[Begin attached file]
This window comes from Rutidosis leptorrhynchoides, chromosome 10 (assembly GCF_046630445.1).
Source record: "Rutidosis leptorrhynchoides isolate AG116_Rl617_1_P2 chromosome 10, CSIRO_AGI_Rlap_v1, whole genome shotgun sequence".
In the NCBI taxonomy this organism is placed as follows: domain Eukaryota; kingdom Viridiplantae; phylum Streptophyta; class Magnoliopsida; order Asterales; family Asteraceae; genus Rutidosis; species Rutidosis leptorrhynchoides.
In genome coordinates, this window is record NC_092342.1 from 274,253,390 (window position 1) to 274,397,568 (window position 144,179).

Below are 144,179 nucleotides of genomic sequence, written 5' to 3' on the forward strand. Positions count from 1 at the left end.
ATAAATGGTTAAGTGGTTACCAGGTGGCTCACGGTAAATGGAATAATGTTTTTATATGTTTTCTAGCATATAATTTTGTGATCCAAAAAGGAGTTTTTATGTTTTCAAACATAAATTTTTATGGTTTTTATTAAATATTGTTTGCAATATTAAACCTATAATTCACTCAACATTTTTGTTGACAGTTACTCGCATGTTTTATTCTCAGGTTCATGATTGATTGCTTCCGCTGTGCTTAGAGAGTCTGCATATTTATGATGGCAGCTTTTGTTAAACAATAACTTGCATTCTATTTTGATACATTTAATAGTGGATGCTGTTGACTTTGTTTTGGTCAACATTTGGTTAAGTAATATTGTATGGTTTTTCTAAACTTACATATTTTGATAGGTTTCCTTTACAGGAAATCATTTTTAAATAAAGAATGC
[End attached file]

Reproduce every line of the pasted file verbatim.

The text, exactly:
This window comes from Rutidosis leptorrhynchoides, chromosome 10 (assembly GCF_046630445.1).
Source record: "Rutidosis leptorrhynchoides isolate AG116_Rl617_1_P2 chromosome 10, CSIRO_AGI_Rlap_v1, whole genome shotgun sequence".
In the NCBI taxonomy this organism is placed as follows: domain Eukaryota; kingdom Viridiplantae; phylum Streptophyta; class Magnoliopsida; order Asterales; family Asteraceae; genus Rutidosis; species Rutidosis leptorrhynchoides.
In genome coordinates, this window is record NC_092342.1 from 274,253,390 (window position 1) to 274,397,568 (window position 144,179).

Below are 144,179 nucleotides of genomic sequence, written 5' to 3' on the forward strand. Positions count from 1 at the left end.
ATAAATGGTTAAGTGGTTACCAGGTGGCTCACGGTAAATGGAATAATGTTTTTATATGTTTTCTAGCATATAATTTTGTGATCCAAAAAGGAGTTTTTATGTTTTCAAACATAAATTTTTATGGTTTTTATTAAATATTGTTTGCAATATTAAACCTATAATTCACTCAACATTTTTGTTGACAGTTACTCGCATGTTTTATTCTCAGGTTCATGATTGATTGCTTCCGCTGTGCTTAGAGAGTCTGCATATTTATGATGGCAGCTTTTGTTAAACAATAACTTGCATTCTATTTTGATACATTTAATAGTGGATGCTGTTGACTTTGTTTTGGTCAACATTTGGTTAAGTAATATTGTATGGTTTTTCTAAACTTACATATTTTGATAGGTTTCCTTTACAGGAAATCATTTTTAAATAAAGAATGC